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Chatham semi-weekly courier. (Chatham, Col[umbia] Co[unty], N.Y.) 1903-1907, July 05, 1905, Image 1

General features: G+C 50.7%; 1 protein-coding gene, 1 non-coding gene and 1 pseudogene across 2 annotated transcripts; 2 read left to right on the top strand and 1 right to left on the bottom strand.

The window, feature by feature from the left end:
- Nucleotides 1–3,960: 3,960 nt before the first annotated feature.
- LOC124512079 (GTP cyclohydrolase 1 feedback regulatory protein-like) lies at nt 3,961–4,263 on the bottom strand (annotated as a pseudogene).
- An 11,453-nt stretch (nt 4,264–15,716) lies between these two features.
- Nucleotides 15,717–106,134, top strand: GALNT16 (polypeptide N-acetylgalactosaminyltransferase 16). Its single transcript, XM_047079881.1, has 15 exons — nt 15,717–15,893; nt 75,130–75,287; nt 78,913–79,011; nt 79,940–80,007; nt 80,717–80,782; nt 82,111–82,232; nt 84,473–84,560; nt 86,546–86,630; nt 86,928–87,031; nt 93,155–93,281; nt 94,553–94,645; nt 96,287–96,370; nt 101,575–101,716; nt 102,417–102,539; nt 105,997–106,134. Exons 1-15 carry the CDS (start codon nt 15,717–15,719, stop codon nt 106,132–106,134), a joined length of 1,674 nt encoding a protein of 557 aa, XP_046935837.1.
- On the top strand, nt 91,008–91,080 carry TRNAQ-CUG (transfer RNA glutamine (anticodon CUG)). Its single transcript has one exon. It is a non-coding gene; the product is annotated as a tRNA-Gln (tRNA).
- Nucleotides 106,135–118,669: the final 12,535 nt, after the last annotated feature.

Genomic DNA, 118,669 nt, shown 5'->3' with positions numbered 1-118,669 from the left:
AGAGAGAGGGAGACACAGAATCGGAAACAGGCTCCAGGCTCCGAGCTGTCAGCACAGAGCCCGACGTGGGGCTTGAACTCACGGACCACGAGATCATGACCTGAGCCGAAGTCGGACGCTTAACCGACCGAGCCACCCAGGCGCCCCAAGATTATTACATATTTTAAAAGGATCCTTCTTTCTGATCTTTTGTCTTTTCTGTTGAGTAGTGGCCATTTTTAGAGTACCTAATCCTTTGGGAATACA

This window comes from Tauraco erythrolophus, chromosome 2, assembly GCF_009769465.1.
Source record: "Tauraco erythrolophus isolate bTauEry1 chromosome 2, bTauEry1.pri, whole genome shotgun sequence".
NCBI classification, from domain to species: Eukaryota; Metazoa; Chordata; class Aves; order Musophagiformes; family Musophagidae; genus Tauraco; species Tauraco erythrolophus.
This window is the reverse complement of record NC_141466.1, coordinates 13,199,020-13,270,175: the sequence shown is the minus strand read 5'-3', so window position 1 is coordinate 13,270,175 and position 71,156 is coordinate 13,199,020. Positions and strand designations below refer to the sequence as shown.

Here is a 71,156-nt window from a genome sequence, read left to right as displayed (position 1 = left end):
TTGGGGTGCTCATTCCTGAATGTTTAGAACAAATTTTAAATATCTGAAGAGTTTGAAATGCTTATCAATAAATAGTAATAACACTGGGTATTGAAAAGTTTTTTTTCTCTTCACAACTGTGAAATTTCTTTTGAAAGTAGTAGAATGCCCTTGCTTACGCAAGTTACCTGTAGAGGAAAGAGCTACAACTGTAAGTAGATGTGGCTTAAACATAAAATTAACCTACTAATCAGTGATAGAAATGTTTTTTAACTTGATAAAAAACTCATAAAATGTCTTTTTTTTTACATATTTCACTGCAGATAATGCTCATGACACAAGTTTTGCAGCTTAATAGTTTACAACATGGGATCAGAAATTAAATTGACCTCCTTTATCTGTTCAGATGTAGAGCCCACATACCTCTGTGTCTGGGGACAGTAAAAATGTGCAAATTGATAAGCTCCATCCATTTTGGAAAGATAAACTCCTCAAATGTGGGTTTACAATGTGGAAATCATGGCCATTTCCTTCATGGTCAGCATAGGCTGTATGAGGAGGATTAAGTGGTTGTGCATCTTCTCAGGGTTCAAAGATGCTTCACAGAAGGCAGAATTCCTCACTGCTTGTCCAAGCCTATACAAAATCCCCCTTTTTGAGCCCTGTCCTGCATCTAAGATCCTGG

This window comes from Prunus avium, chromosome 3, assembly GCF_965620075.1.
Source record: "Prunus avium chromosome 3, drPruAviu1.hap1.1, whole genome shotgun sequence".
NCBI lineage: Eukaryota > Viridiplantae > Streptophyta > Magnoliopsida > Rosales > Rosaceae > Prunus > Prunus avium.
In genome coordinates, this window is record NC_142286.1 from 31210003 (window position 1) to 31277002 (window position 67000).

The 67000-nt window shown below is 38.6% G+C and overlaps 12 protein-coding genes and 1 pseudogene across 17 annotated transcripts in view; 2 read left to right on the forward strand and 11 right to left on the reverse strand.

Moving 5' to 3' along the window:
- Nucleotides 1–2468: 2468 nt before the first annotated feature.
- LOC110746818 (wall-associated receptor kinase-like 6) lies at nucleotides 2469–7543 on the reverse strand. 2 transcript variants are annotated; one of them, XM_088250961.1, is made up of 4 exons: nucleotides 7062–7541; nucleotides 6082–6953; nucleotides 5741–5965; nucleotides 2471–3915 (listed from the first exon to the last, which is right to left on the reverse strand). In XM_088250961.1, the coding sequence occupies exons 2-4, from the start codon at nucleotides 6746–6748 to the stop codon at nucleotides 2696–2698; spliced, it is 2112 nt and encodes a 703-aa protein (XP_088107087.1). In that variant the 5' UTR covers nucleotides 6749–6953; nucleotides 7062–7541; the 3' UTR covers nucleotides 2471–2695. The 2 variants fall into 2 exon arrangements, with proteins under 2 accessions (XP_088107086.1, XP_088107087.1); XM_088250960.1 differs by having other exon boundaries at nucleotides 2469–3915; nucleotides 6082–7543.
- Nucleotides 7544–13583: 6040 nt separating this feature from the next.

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mi-lEtehlij Courier CHATHAM, COL. CO.. N. Y.. WEDNESDAY, JULY 5, 1905. No 27 languished Career a Man Who Rose Prom the Ranks. the Soul of a_Poet Possessed the Keen \Mind of a Man of Affairs. Author of Poems That (lurry the Heart Beats and State Papers That Have Made History. and more tlirect son or aipiomacy Even a greater distinction probably belongs to*falih, though this Is not gen­ erally known, as the moves made In International-politics are mostly In the dark. Then, too, It is hard to say what would or would not have happened If certain stops had not been taken. Yet to xne springs from which my Blood descends the first ancestors I ever heard of were a Scotchman who was' half English and a German woman ' who was half French. Of my immedi­ ate progenitors my mother was from I New England and my father was from ' the south. In this bewilderment of despite the veil of Secrecy enough Is! origin and experience I can only put {Boyhood, His Young Manhood fHUf Old* Age—A Life of Ac complishment and Honor. tonal Side oi This Many Sided Amer- -Author qf \Pike County Ballad*.\ I and Protege of Lincoln—Made Passible Balkllng of Isthmian Canal—Fond oi Calk dins Personal Cartoons. £OHN HAT has often been called \the greatest secretary of state.\ High praise that, when it |n re­ membered that the. premiership tie American cabinet has been held jrome of the most distinguished men * political history.' Thomas Jeffer- Edmund Randolph, John Mar- Jam ea Madison, James Monroe, Quincy Adams, Henry Olay, Van Buren, Daniel Webster. . C. Calhoun, James Buchanan, Ed- Everett, Lewis Cass, William H. rd, Elihu B. Washburn, William Svarts, James Blaine, Thomas ayard, Walter Q. Gresham. Rich- known to have created the general be­ lief that John Hay prevented a general European war from growing out of the j conflict in the far east. Leading up to this culminating role i on the stage of statecraft were many minor positions In the diplomatic serv­ ice. These boKJin shortly after the civ­ il war, and th\ first period ended In 1870. \But In these few years three Im­ portant plnees were held—secretary of legation at Purls, secretary of legation and charge d'utfalres at Vienna and secretary of legation at Madrid. The second period began In 1879, when Hay was made first assistant secretary of state, which place was held until a change of administration in 1881. In that year the young diplomat held the important and honorable position of president of the international sanitary Conference. The third period began In 1897, when one of the first acts of President MeKluley was to nominate Mr Hay as ambassador to Great Brlt- an( j | aln, from-which position he was called a little over a year late* to~go to the head of the state department, where he remained till his death, a few days ago. While at London such a com­ paratively short time. Hay remains both .In the American and English public mind as the most conspicuous of the long list of brilliant men who have held the position of ambassador at the court of St. James. Friend of Lincoln. Diplomacy, however, was not the only field In which John Hay shone. Politics, war, journalism and litera­ ture each furnished some of the lau­ rels Interwoven In the wreath of his fame. He was one of the private sec­ retaries of President Lincoln and was In peculiarly close and intimate re­ lations with the great emancipator. He was the favorite editorial writer of Horace Greeley on the New York Trlb- une. He was the author of poems and prose sketches and histories read with Interest and delight on two continents. To gain confidential Information for Abraham Lincoln be was adjutant gen­ eral to two or three commanders in the civil war, betng promoted to the rank of colonel. In addition to all his other accomplishments he was an orator of on an aspect of deep humility in any gathering of favorite sons and confess that I- am nothing but an American.\ Washed His Mother's Dishes. At the pleasant little Hoosier city of Salem John Hay was born In 1838. His father was a doctor in moderate circumstances, so that the boy was protected from the rough corners of poverty that have knocked greatness Into—or out of—so many of our public men. While the future statesman was very young the Hays moved to Illinois, It was Keld who Introduced Hay into-] New York society, and one of tht • match makers of the metropolis de I elded that the young author and diplo mat—Hoy was then thirty-six—was too eligible a bachelor to go unmarried, so she Introduced him to Clara Stone, the daughter of a Cleveland millionaire. I whom he married in 1874 I Colonel Hay's house in Washington I has a rather modest appearance on til outside, but \\ ithin It is artistic am' • beautiful. The great diplomat's chlel j fad was to gather cartoons made ot| himself, ami one of the rooms- of hisj home Is plastered with them One ot j the choicest parts of his collection con i slsts of the cartoons made by tho fa I mous Du Maimer, the author of \Tril by\ In manner (Secretary Huy was suave I Secretary Hay Expires Suddenly at his Summer Home. His Remains Taken to Cleveland, O., for Inter-j ment--Universal Sympa­ thy and Regret Expressed Newbury, N H , July 1 —Secre­ tary of Htate John Rav died at 12.25 . . _ . polished and courtly. He never ia7keL . tbi8morniD K The signs immedi- and it was in the common schools of) In vigor, however, and often startled \ atelv preceding h is death were those that state that be began his education John was a prize Sunday school schol­ ar and always took the prizes for memorizing verses. This created envy -in the breasts of the other boys, and 1 the diplomats of Europe by the oiig ', of pulmonary* embolism. Mr inallty of his moves. He did not be Hay's condition during all of Fii- lleve in the indirect methods of old day had been entirely satisfactory, time diplomacy and pushed matters to Mra. Hay and Drs Scudder and . a conclusion He spoke many Ian- Murphy were at the they decided to humiliate the Sunday guages, and his grasp of affairs was school teacher's pet. Hearing that he truly world wide. washed dishes for his mother and that he wore a large sleeved apron In doing so, they decided to take around some girls of whom John was rather fond and surprise him in the dish washing operation. He promptly appeared with a large pan full of dirty water In bis hands and as promptly threw the con­ tents over his tormenters. After that J. A. EDGBRTON. HOW TOGO WON. HI* Incident s Tim t Contribute d to Victory la tb e Sea of Japan. While the outcome of the naval battle in the -sea of Japan was quickly made known by cable, the curiosity of he was permitted to wash his mother's , naval experts as to the means by which ,,,„! ,„ „„„„„ !o victory so unexpectedly decisive was brought about remained for weeks un­ satisfied, says Harper's Weekly. Not until June 19 was some light upon the details bf the engagement obtained through Tokyo newspapers, ^copies of which then reached Victoria, 3J. C. I It appears that soon afterithe firing began many of, the RusTdafe seamen , and gunners became panle| stricken. ( Two gun crews on the Dlntitri Don- skol mutinied wheu tbe presdnce of the dishes in peace. The education was pursued at an academy in Springfield and finished at Brown university at the age of twenty. Mr. Hay afterward took a degree of A. M. and was given LU D 's from va­ rious institutions all over the country. It Is hard tor a man of fame to escape the LL. D.-lug process. A Popular Boy la College. One of Hay's college mates de- THfi LATE JOHN JiAX. l^'JLi- ^ „ u „ *w«—' uower- one scnaiariy Hnish, two of his fe^^ 8 T ^t att l^temoat'aotew»-tfey efforta having been te ffi Wtato M haveshone.in this- J ^^^Vtfltcr Scott andtiio me- f&3S&*%£*** - mortal oration oh-the death of \?l?Hanrl ^ ^ ax,.*tltlQayot4fatln ,e^ mk'm^^mmiaj^k ^amialtr (tat frteoTrsoJtttfe. tjJaantql' ,fty,3a'w\i& SpjAagflblS ^nfivmy.politics scribes him as a rosy cheeked young- ' enemy was suspected, and Hiielr offl ster, the best writer and most popular 1 C ers could only keep them at work boy in the university, usually sunshiny, 'by threatening to shoot them down- hut occasionally attacked by the blues, 1 The assumption that a battleship can- when he handed out verbal vitriol to j not-be -sunk ,by. gun: fire wis exploded. friend and foe alike. Even then his T t is now undisputed thal.the J3aUabl**{-patby oa.Va» occasion of\ the death caustic wit was In evidence, and the an( j sonveroff were sunk by.Japanese ~ ....... •other bora learned to leave him alone ,guns. The fact may be attributed to on his off days, which fortuuately-were j armor plates of inferior quality, but not frequent. He had a prodigious ( anot her plausible explanation is that memory, a fact of which he was not these ^vessels owed their fate to the proud.. He was proud of his essays, Deavy 8ea runn ing at the timet The however, and memorized nearly all of j apuuese nod long beeu practiced In them. He wrote verse then, but not of | flrlng upder 8Ucn conditions, and. when the \Jim Bludso\ variety. That came later. Returning to Springfield, young Hay studied law and was. admitted to the bar. In tbe campaign of 1860 he stumped the state for Lincoln. Upon his election the great war president made Hay his assistant private secre­ tary. It was during tbe dark days of the conflict that the young man wrote his famous poem, \Little Breeches,\ an effort that he did not appreciate at the time and which he has never rated at Its true worth since. To cheer the pres­ ident In oue of the blackest hours of the war Hay wrote the verses to him. and Lincoln liked It so well that he lu sisted on Its publication. As a conse­ quence the asslstaut private secretary awoke one morning, like Byrou, to find himself famous. The Advent of \Jim Bludso.\ It was not nntil 1871, however, that \Pike County Ballads,\ coutalnlng \Little Breecbes,\ 'Jim Bludso,\ ' BHU- ty Tim\ and other famous dialect po­ ems, appeared. In later life Hay tried I to forget that he had written these. but-< the public would uot have It. Others delighted to remember these rough verses, so full of human ' nature} 1 hu­ mor and pntho3, even though their au­ thor did not. AxdlstlngulshPd English­ man once said that \Jim Bludso,\\ he who would \'hoia her nozzle ag'iu the bank till the last galoofs ashore,\ was one of the most popular poems In Eug- land. It was also in 1871 that \Castlllan Days\ canie out, which Horace Gree­ ley declared the ibest book of travel he, had ever read.* A year later appeared Hay's translation of \Castelar's De­ mocracy In Europe.\- It was not till 1S90, however, that Hay'* most fa­ mous book, \Abraham.' Lincoln; a His­ tory,\ was pubHshed, anU the 'same yearscame a-later edIOon/of llAj^oems.1 SobixJS: Kleolay; j ^cdlnla^iffier secre-' the Russian battleships were rolling, and exposing unprotected potts Togo'ar gunners scored many hits. 7 Much credit for the result is ascribed by Russian survivors to the Japanese torpedo craft. Of the three torpedo boats lost by Togo, one. It seems, was disabled wheu only 400 yards d Is tail t from a Russian battleship, whereupon another torpedo boat darted in and took off the former's crew while she was In a sinking condition. The report that submarines pur­ chased In tbe United States were used by the Japanese has been more than once denied, but on June 2 the censors permitted the Japan Advertiser to state that the Japanese did avail themselves of submarines In the strait of Tsushi­ ma and that these vessels greatly con­ tributed to the early rout of the Rus­ sians. were at the secretary's bedside when the end came. The secretary bade good night to bis wife.and to his attending physicians about 10 o'clock at the close of one of the best days he had had 6inee his illness. The local trouble was clearing up satisfactorily according to JUr Scudder. At 11 o'clock he was sleeping quietly, at 12.25 be was dead. The sad newa was quickly on its way to all parts of tbe world and almost as quickly there came hack to tbe stricken wife at \The Fells,\ their summer home, messages of condolence from not only the Preei dent and officials here but from tbe crowned beads of Europe as well The first cablegram received by President Roosevelt from a foreign ruler_ regarding Mr Hay's death camikirom Kiog Edward. It was as foHows .— London, July 1 To the President: I beg to offer the expraesione of mv deepest ayui- 0f your diatfDgufshBd secretary of state, Mr. Hay, whom I had the pleasure of seeing Very recently. His loss to tbe great country over which you preside will be a national one. Edward R Tbe ftmeral train left Newbury, N H.-, on tbe shore of Lake Suna- pee, Sunday Just before noon, for Cleveland, O. , the early home of Mr Hay, where tbe funeral was held tbis afternoon. President Roosevelt and cabinet attended. The man who gave up the position of chief engineer of the l'auama Caual for a $60,000 a year job in New York, aud whem heiretan TafTt censured severely for so doing. SHALL WE LIVE FOREVER? Chtcnpronn Telia How Scientific Dip t Will Mean KverlaMlnK Vlte. Everlasting life will come to man In body as well as In soul as soon as physiologists determine a scientific diet for him, says a Chicago dispatch. Such,\ lu condensed form, is the opin­ ion of Professor Albert P Mathews of tbe University of Chicago, who Is de­ voting his work to the creation or ar­ tificial life along the lines laid down by his former colleague, .lacques Loeb. In an article on \What Is Death?\ In the July number of The World To­ day Professor Siathews says: \What happens In the body at death? In the first place, there Is no definite moment of death. We are all gradual- fly dying for years. Tbe moment which Is ordinarily ascribed to death Is when breathing stops, but this Is purely or* bltrary and the survival of an old. be-' Mief that life was drawn In to the breath and the soul passed out with tary; collaborated;with Ha* : in.4ii^et^ e ^reathJ' of thetr-great chief, Nicola* jga^rtos' *\ -thVmaterlal and Hay writing\;the book. L ' 'Editor of %|^Yoik .^J It tvaS ftf ISW^atMr'/H^4 , l V 6oj5jai«'i ail editorial ml%^S^tK«fT^mie,'|i; :herdUie H began--,,,. rr _^^^ ! ^ racB^ves-jvWim^/Reidf'im ^Haertfllj $1 »lttcapenero'tea ^that^cH-was.a^ghrdffrelieipaiecja tain drjeIes-wlienlkeid_-.idBt^ *tn3^tag lion. (Hay) m$.-vo'u<$h3ai«l:) All causes of natural death, he urges, will be renewed by tbe new system of dietetics now being worked oUt^where- la the exact chemical nesedsiipf the body will be supplied In tiu^propor- Mnn«. . . - ' < '\y<z. 5&. --—. —r\. : — v '-\-:£S ~Wfciy; don't moto-ofctb> t ^rnjerii name jtbejr^rmsjrallioughtto TUwTFarmer^d'^arSSi^^ :^TloOT|ii£3^ ;6» >\ 8l6pe*in, .th^.jjrii. t«t«J>0ipr«J> ,n W Refuses $14,000 Salary. Fourteen thousand dollars is the salary offered to Dr. A. V. V Raymond by tbe First Presbyterian church,.the wealthiest congret?atim in Buffalo. Dr Raymond baa been filling the pulpit.ior several months without pay, but ho declines to give up the presidency of Union College at 8clienectady^ tfhieh pays him $3,500 a yea*; to accept tbe most prominent pastorate in Buffalo. At Electric Pare. For tbe weok commencing July JOtb another strong vaudeville bill will be offered. The bill for tbe week will be headed by Mr and Mrs Harry Thome in a sketch entitled, \An uptown Hat\ M'lle Latlna the physical Culture Girl and Vernon, the world's greatest Ven­ triloquist. There will also be five other big acts and tbe Electroscope with all new subjects. Wffl Have to go (o Work. Chairman Morton of the Equitable Life Assurance Society has an­ nounced that United States Senator Depew's retainer df <20,000 a year atSi the retainer of former Gov David B. Hill of $5,000 a year, both as attorneys, have been discon­ tinued. George H. Squire, a for­ mer employe of the society, bas salary of \|J000 a month.will cease July 4. r \' Twenty Innings at Boston. All record* tor' loag bait-games toytoJ» ; Bo ^C ^toife ^l^\ 1 ^^ _ ( .«;Pr*Tii*ui' r r^jcd,-. m t^TE JUNE WEDDINGS -v Soothern Columbia has Many Visits From Capid. Miss May Tvler vvas rmirried at the home of her parents in North Hillslale, June 29, to Claude Rowe Rev. Osman P Quyt petfcriuecl the ceremony Miss Grace Clark-, of Coouke lion Works, ami Frcl Rnaers of tbe ?ame place, were uuited in marriage, June 28th, by Kev Oauiau P. Hoyt, of North HilU'iale Miss Elizabeth Vaa Detisen of Philmont. was married on June 28, to Waldo C Hill, of Silver Hill, near Boston. Rev. Mr Aclorly of Philmont, performed the cereinonv. On June 28, FreJerlck Andrews of Millerton and Miss Nellie Bell were married at tbe home of tbe bride's parents, Mr and Mrs. DeWItt Bell or Cranville. Hev James E Lord, of Mt Epbraiin, N J v>lll •latiutf - J \ A quiet li..iii- weililine t\Ok nlace at to-' b- in.- \f Mr nod Mrs R L- Cannoii Hill-dile, .lune2fi, when thir dausl.t-r. Uiuce L. and J Fled Slmtt-! \f Phil.iini't «> re wended I'e- - S Sle ,iheii9 <>t Lakevfllc, Conn . offii iiit I Miss M«t\ Isabel Reynolds,daugh­ ter or .VIr and Mis Joshua Revnohls of St\i*ki\»rt, N Y was married to WilllHtn Wurreu Silllman of H losick N Y. last week The cer»monv WHS performed by the Rev Dr. Geotce D Hillijiau father or tbe bride­ groom mid lie wa* assisted tiy the Rev. Ed.v«td Du.lley Tibbits or Hoosii !<• N. Y A wedding whKb was attended by about ion relatives and filemls was solemnized at tbe Dome of Mr.^ and Mrs Morehouse Nusb in Mar- tlndale, June 26, when their daughter, Misa Matilda F. Nash was- -united io rhariiage to Chester W. Merirfleld, of Claverack. The NATIONAL GRANGER Next Annaal He^tiDg at Attntic Qty, N. J , in November. Tbe national graoee will hold its next annual sessiou the week be­ ginning November 13, lwufi, at Atlautic City. N J Ue»r« W F. Gaunt, master of the New Jersey . state grunge, together with the members of the Ne» Jersey execu­ tive committee, recectiy met the board of trade with representatives of the hotel men's association at Atlantic City and made satisfactory arrangements for the annual meet­ ing of Patrons of Husbandry Arrangements will be mad e for a display ot farm products With tbe co-operation oi\ all concerned this can be made the mos t significant and far-reacbing meeting ever held by tbe national grange Pa irons from all over tbe eo 'uutiy should now plan to spend a k -t tlii« famou s res -Tt. alu-it they may uevil their overcoats Kx< nr-n n rates will be especially arranged anl thoUKauds of farmers Minuld take advantage of tbi? opportunity to have a week's outin g after tbe work of the year is over bean notified that his ^enaionjorjj?^-' JaDiea L«rd, a former pastor of the Hillsdale M E church, per­ formed the ceiemcny. The mttrria^e-ot A &Iiss Pearl, only daughter of Edi^-P. Bryant x>t JNtillerton, to EliaiE. Caw,, of Troj, lias been annoaiicSd;' » »' f ggVhew Btyi^iiMtnreworJtB\ ue flfecracker. The Fota--Track News in New Dress. The Four Tiuck New* celebraTes th« Inauguration of its mntii v,.inuio »ith a uew ami hi^hU «rti«tfc ever, designed by Krauk H Froltcb who was tbe recipient .'f a silver modal from tbe Pans Exp. .\Itloo and also a sculptor of several of the tro ^t effective pieces of statuary at the St Loui-< EpxoM'ioti Tuc Cen­ tral idea of the design te(iiesent8 the OJoV >e, lndlcHtii 'tr die field of « the uiagazlW, lor no c rner ot the | Paith that is ao-eSMhle to tne traveler is outside the scoi.e of lis articles, or beyond the range «f Its ioMuenco At tbe top of the Globe is tbe allegorical figure of Progress in. her quadriga, her lour spirited . horses signifying advancement, her extended torch typifying education. TJje stage coacb, the steamship, tbe airsblp, -and the locomotive—hund-^.^ tualrts oi transportation—are si>g^;>w^ gestive-of travel audits pleaatfre^igK? and .praflts. In tbe central paBpl^j?^* each tnonta will appear a different' half«tone picture appropriate to the aeasoD. _ ^ }r~T>w Kmpjywi-Dowager nfflhmft h»» 'bulU lor herseU a ^.000,000 ? .tomfe^Tiw ^SttDese • people wo«W _-J \yegHf\f TTcheap even at that price, \t ^ey could only get the old girl —j iintblitT^.~ \ * '* Tba^87^r6c;i Tho otaQf* a vm ^ftiiue CQhSiWtJon. will ^W &igm